Wednesday, December 4, 2013

Remove infrared filter from D-Link DCS-930L

The DCS-930L is a cheap wireless camera that lacks infrared LED:s and has a infrared filter in place to block all infrared light. I googled around and found Microfrost blog (http://www.microfrost.com/2011/06/21/d-link-dcs-930l-infrared-capabilities/) and thought I'd removing the infrared filter from the new composite lens assembly that my camera has. It turns out it's not that hard, see the process in images below.

The camera case pops open quite easily and the camera board is loose inside (no screws)

First I tried unscrewing the lens but it was glued to the lens holder so I just ended up destroying the plastic.

When removing the cover, take care not to break the little snaplocks like I did..

Instead of trying to remove the lens I just removed the whole assemly. It's mounted using some sort of silicone so I just pulled it off with a pair of pliers. The infrared filter is now clearly visible in red.

I removed the filter by pressing a tiny screwdriver along the edges of the filter, shattering it and removing the pieces/dust. (removed pieces of the filter is visible in the picture)

To the right you can se the silicone still left on the PCB where the lens assembly was mounted. After removing the infrared filter I put the lens assembly back in the silicone "holder" on the PCB.

And fastened it with some hot glue.


Unfortunately I ended up with this image. Lots of stains/spots and a very short focus distance. So I removed the lens assembly again and saw that there was alot of tiny dust particles on the image sensor. These could easily be removed. To fix the focus I had to move the lens closer to the image sensor. This meant that I had to carve away some plastic at the bottom of the lens assembly (the part that touches the PCB) with a small knife.

I put the lens back and the focus distance was better and the spots gone. There is a slight blurring in the right hand side of the image due to a small scratch I happend to make in the lens when removing the IR-filter.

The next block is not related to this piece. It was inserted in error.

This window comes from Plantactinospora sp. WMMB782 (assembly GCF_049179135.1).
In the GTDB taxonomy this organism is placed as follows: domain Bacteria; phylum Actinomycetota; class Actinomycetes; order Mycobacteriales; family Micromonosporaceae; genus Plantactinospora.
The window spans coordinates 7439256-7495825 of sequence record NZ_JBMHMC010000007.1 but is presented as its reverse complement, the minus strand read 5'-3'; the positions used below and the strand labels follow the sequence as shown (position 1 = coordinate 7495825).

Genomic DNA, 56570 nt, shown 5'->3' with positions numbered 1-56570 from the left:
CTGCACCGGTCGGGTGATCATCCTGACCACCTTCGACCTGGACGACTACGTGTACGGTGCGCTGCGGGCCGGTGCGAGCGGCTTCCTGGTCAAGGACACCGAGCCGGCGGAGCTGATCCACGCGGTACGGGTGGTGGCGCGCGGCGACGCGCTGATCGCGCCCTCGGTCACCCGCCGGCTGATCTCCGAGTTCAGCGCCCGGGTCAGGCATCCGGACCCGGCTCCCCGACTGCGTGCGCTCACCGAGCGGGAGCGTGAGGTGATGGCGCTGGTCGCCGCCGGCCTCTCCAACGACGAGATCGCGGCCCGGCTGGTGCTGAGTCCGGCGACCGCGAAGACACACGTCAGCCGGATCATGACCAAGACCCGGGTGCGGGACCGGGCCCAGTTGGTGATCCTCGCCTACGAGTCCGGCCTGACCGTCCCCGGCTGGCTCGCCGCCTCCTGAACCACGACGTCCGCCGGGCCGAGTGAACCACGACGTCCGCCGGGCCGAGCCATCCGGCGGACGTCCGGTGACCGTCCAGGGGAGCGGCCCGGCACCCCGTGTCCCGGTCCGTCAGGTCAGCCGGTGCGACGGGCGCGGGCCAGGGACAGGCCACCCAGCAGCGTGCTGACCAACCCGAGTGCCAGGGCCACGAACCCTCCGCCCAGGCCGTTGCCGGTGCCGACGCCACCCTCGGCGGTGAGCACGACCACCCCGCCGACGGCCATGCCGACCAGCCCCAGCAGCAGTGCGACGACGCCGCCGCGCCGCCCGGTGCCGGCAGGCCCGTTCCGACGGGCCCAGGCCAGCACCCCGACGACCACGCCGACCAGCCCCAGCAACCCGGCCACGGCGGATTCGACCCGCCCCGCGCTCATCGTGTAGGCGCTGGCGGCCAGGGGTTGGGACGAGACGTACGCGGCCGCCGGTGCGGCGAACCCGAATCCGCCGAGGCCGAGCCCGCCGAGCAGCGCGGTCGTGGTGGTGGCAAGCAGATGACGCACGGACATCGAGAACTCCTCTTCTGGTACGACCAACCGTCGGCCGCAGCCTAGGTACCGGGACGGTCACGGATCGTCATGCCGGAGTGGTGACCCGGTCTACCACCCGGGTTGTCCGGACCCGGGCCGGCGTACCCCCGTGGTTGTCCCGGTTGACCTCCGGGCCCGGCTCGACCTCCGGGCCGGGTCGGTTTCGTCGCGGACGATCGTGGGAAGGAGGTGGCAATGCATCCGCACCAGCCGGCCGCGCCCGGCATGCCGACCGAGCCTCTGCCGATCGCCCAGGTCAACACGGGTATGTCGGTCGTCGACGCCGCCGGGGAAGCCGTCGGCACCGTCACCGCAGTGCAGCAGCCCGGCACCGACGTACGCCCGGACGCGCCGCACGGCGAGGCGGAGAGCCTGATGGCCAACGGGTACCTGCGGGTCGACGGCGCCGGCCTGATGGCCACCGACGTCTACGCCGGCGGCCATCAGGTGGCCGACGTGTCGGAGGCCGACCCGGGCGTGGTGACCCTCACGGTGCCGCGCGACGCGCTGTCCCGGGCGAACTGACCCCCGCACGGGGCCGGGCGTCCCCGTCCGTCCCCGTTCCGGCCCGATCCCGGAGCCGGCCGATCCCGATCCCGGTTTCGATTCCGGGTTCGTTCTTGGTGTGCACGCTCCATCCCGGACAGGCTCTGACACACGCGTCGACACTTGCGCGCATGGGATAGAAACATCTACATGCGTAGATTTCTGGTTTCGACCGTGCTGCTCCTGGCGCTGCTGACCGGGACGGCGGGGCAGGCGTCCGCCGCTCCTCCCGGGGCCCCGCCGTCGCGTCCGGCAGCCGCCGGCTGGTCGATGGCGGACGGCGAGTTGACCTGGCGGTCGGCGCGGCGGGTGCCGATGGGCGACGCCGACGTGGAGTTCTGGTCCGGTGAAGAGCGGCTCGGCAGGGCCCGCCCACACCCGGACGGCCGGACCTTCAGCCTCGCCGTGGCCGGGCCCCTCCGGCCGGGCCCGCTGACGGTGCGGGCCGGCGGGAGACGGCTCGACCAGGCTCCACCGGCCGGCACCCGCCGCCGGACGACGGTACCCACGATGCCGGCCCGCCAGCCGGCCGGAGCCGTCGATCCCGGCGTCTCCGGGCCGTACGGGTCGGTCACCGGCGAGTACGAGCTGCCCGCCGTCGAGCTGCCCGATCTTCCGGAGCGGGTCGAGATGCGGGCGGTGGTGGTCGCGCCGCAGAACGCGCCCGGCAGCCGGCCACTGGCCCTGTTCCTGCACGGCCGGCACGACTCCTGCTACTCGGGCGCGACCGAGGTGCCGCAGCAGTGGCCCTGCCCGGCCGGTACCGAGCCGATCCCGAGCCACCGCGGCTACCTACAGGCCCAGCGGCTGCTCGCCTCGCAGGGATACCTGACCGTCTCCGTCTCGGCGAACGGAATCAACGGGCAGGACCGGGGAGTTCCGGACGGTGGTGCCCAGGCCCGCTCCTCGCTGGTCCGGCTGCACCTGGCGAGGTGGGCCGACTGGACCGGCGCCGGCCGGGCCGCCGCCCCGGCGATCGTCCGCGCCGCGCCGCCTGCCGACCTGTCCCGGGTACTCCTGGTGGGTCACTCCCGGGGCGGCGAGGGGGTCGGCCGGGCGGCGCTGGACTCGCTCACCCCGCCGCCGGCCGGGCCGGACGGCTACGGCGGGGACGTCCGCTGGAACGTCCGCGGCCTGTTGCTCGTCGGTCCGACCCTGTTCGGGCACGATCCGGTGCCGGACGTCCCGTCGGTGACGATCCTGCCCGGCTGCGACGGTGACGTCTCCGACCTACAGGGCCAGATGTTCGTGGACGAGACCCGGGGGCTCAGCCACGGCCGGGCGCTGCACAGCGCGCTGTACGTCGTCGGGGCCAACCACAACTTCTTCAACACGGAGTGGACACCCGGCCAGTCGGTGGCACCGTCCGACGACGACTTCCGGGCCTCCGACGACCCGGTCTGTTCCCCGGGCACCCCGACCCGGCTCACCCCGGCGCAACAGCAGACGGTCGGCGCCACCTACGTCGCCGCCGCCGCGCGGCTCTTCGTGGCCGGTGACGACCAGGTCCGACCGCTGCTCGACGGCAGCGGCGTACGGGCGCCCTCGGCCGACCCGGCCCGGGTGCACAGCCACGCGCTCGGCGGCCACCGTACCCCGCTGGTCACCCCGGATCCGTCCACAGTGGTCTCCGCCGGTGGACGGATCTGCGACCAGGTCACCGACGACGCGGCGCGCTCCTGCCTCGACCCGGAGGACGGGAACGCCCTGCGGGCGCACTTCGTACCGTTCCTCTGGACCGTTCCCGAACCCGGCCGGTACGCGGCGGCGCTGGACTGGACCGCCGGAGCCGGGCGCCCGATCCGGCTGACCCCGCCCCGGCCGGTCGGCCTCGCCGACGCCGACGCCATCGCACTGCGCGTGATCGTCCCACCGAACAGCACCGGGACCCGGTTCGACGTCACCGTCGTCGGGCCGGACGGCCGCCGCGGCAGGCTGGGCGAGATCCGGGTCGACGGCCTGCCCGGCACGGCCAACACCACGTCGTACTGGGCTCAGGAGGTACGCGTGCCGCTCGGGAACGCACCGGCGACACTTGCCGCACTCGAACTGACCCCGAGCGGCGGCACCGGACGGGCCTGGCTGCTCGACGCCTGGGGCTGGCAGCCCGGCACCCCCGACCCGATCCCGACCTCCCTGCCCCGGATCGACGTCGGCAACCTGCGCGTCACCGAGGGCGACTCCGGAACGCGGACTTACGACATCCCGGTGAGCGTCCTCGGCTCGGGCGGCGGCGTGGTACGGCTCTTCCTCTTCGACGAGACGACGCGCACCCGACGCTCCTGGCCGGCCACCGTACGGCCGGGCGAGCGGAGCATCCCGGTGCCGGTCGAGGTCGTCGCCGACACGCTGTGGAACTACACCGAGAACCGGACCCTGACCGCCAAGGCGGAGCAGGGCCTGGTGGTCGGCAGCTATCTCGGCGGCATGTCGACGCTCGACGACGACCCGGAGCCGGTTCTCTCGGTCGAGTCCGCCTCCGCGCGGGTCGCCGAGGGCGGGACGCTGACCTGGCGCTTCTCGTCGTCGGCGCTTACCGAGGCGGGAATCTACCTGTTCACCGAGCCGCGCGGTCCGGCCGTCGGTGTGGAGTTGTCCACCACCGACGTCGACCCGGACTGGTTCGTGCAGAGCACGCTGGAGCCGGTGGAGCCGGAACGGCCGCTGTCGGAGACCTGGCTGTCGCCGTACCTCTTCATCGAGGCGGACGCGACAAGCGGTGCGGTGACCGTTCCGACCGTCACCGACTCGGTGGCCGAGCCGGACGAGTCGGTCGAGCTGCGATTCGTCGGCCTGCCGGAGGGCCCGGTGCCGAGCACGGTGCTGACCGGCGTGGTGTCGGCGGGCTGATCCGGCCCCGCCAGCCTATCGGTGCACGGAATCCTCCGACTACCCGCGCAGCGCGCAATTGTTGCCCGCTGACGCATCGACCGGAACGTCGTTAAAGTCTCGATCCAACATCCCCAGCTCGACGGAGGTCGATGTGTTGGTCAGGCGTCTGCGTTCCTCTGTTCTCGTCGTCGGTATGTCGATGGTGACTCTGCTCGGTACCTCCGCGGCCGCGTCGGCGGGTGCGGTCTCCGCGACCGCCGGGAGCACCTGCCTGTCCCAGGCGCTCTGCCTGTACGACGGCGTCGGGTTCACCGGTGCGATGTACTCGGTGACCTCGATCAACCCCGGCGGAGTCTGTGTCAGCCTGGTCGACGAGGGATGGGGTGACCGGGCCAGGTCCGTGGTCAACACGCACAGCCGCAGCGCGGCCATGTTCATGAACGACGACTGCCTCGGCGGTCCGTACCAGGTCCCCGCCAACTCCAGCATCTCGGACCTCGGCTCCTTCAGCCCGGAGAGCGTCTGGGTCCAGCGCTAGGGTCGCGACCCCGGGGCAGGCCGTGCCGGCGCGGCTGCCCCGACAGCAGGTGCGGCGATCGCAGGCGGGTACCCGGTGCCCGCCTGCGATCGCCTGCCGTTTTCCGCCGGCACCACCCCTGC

That's it, now the camera can see infrared light. You can also add an external infrared illumination source if you want even better visibility. Check Microfrosts post about this: http://www.microfrost.com/2011/06/21/infrared-led-assemblies/

8 comments:

Dumle said...

Just did the same operation, I should have Google'd first. I had a little bigger housing that fitted a wider lens, used epoxy to glue it onto the pcb as it fitted outside the remaining glue from the original housing.It works perfectly, not modified the shell yet. Original lens to the right for comparison. http://forumbilder.se/DBI1L/dcs-930l-mod.jpg

Anonymous said...

I've looking for removing the IR filter for long and I just did it. Unfortunately while taking apart the IR filter it looks like I did scratched the lens, so now everything looks blurry and out of focus. the sensor is clean but definitively I scratched the lens (plastic) badly.

Any suggestions of a lens I might use over the sensor? I have IR capability now, but no image definition at all

Geert Langereis said...

I have been struggling with the same problem for a long time, and today I resolved it because I had the guts to modify the lens mount. What I think that happens, is that the light path is changed when we remove the glass filter. The focal distance becomes smaller. We have to remove part of the lens mount to resolve this. See my last picture on this webpage: http://www.geertlangereis.nl/Electronics/Infrared_webcam/Infrared_Webcam_en.html . The webpage is work in progress...

Lars Englund said...

You might get away with something like this if you scratched the original lens.

Sinichi Kudo said...

Mine got scratched badly it produced blurry image??? Is there any other alternative.... mine is also glued to the lens mount??

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Lan G said...

Heat it up first.
With direct heat the lens assembly just pulls away.
Start unclipping the sides first when taking the casing off.
I Used the lens from an Xbox One Kinect 2.0.